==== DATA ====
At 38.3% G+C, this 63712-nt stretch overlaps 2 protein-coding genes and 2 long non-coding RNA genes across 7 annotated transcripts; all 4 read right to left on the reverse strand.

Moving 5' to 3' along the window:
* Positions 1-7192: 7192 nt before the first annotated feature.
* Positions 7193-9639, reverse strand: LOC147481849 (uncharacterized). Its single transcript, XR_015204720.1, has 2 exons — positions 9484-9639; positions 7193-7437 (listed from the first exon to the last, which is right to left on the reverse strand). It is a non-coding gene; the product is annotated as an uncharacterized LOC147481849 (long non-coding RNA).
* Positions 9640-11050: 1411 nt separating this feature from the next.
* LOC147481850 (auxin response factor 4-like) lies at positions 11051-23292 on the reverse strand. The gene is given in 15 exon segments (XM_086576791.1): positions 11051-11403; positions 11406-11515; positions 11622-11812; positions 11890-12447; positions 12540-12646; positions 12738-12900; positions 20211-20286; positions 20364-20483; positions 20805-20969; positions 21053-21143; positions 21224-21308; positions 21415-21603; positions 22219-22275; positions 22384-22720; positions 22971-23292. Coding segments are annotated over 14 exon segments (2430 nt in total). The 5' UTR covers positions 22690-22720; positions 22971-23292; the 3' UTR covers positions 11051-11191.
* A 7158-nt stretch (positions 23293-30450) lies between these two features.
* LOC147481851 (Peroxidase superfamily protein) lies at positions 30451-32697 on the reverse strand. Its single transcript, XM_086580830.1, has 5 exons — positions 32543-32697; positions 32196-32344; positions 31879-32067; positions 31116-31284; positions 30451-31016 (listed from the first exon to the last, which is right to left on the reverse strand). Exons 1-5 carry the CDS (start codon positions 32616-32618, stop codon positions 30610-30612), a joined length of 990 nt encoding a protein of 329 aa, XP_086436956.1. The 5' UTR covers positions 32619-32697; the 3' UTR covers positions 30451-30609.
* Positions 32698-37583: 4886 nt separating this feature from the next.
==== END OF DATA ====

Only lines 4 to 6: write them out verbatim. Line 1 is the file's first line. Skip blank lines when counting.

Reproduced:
* Positions 7193-9639, reverse strand: LOC147481849 (uncharacterized). Its single transcript, XR_015204720.1, has 2 exons — positions 9484-9639; positions 7193-7437 (listed from the first exon to the last, which is right to left on the reverse strand). It is a non-coding gene; the product is annotated as an uncharacterized LOC147481849 (long non-coding RNA).
* Positions 9640-11050: 1411 nt separating this feature from the next.
* LOC147481850 (auxin response factor 4-like) lies at positions 11051-23292 on the reverse strand. The gene is given in 15 exon segments (XM_086576791.1): positions 11051-11403; positions 11406-11515; positions 11622-11812; positions 11890-12447; positions 12540-12646; positions 12738-12900; positions 20211-20286; positions 20364-20483; positions 20805-20969; positions 21053-21143; positions 21224-21308; positions 21415-21603; positions 22219-22275; positions 22384-22720; positions 22971-23292. Coding segments are annotated over 14 exon segments (2430 nt in total). The 5' UTR covers positions 22690-22720; positions 22971-23292; the 3' UTR covers positions 11051-11191.